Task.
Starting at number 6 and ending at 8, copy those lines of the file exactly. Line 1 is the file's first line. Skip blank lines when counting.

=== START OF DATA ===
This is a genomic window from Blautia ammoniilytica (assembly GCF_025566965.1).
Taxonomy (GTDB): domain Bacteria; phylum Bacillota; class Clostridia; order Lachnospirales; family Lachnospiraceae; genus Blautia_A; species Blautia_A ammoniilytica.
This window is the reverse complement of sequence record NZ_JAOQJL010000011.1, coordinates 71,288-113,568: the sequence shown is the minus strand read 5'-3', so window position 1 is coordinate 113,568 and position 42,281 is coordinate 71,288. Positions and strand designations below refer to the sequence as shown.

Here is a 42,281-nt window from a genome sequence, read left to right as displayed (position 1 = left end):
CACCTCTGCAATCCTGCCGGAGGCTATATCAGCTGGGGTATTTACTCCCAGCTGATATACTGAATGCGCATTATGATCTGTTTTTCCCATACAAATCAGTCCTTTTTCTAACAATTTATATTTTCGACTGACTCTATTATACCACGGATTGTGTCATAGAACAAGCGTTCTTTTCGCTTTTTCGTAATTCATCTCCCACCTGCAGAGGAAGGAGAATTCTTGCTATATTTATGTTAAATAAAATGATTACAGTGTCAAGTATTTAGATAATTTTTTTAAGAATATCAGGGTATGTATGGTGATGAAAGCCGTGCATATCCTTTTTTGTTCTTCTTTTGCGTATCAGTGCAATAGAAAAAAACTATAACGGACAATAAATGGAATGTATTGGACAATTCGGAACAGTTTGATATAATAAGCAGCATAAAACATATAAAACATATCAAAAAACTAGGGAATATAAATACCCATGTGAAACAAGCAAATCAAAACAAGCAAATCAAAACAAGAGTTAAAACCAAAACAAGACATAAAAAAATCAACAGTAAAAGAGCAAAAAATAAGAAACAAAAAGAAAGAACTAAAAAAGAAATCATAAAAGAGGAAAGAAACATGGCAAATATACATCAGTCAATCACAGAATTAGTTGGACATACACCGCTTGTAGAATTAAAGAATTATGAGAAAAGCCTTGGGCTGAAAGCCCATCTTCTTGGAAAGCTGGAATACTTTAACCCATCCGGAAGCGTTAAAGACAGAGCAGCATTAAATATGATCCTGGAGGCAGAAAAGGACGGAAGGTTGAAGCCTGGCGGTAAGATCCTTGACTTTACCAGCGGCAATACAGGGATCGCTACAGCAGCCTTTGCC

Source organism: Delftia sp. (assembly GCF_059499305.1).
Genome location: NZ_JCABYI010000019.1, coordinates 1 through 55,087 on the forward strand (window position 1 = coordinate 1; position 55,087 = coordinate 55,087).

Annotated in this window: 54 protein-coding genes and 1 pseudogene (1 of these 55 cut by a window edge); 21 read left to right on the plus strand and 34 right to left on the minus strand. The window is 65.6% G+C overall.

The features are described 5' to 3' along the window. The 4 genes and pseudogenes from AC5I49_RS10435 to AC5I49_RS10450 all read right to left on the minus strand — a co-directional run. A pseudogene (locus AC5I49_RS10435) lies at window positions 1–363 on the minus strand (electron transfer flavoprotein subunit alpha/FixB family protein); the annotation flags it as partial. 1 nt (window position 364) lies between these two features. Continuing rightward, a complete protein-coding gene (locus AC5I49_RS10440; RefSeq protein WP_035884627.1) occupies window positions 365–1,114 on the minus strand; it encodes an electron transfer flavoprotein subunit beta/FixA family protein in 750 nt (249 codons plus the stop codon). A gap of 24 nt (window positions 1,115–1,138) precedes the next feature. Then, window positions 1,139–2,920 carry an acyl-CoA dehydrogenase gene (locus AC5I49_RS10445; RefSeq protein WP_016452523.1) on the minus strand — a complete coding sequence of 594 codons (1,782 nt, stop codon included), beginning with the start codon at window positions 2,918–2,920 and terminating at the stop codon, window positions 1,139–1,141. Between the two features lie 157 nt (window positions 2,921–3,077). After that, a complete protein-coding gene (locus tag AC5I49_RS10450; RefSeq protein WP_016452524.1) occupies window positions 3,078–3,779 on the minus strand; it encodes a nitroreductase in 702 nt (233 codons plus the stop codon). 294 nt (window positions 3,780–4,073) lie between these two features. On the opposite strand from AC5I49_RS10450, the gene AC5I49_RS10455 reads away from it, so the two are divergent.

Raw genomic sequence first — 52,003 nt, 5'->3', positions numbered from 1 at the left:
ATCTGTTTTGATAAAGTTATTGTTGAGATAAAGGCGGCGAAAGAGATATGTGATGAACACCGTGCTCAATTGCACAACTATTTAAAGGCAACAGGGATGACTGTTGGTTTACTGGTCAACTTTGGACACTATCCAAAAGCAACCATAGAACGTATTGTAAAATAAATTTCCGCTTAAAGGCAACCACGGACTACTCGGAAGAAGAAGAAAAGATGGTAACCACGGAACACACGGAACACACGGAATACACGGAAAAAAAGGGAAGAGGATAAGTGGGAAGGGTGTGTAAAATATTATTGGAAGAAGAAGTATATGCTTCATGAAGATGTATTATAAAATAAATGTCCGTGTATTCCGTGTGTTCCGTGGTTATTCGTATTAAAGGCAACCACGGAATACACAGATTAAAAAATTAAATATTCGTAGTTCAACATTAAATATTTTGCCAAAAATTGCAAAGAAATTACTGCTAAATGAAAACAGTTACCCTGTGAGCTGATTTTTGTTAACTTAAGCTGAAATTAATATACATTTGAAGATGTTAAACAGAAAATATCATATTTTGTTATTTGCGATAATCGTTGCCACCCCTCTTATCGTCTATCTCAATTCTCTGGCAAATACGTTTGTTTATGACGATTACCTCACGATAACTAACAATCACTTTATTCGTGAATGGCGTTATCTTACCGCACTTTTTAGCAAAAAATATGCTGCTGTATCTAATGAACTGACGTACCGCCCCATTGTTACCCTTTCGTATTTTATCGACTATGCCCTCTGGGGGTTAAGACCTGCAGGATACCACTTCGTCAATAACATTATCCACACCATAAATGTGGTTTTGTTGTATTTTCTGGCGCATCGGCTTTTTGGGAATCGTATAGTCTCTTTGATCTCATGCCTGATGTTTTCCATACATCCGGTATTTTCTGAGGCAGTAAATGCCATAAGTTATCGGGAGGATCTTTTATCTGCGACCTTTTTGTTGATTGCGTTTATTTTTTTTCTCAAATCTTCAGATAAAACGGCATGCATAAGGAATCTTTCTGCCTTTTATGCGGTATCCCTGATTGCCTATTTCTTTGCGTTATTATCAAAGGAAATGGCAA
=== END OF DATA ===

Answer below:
Source organism: Delftia sp. (assembly GCF_059499305.1).
Genome location: NZ_JCABYI010000019.1, coordinates 1 through 55,087 on the forward strand (window position 1 = coordinate 1; position 55,087 = coordinate 55,087).

Annotated in this window: 54 protein-coding genes and 1 pseudogene (1 of these 55 cut by a window edge); 21 read left to right on the plus strand and 34 right to left on the minus strand. The window is 65.6% G+C overall.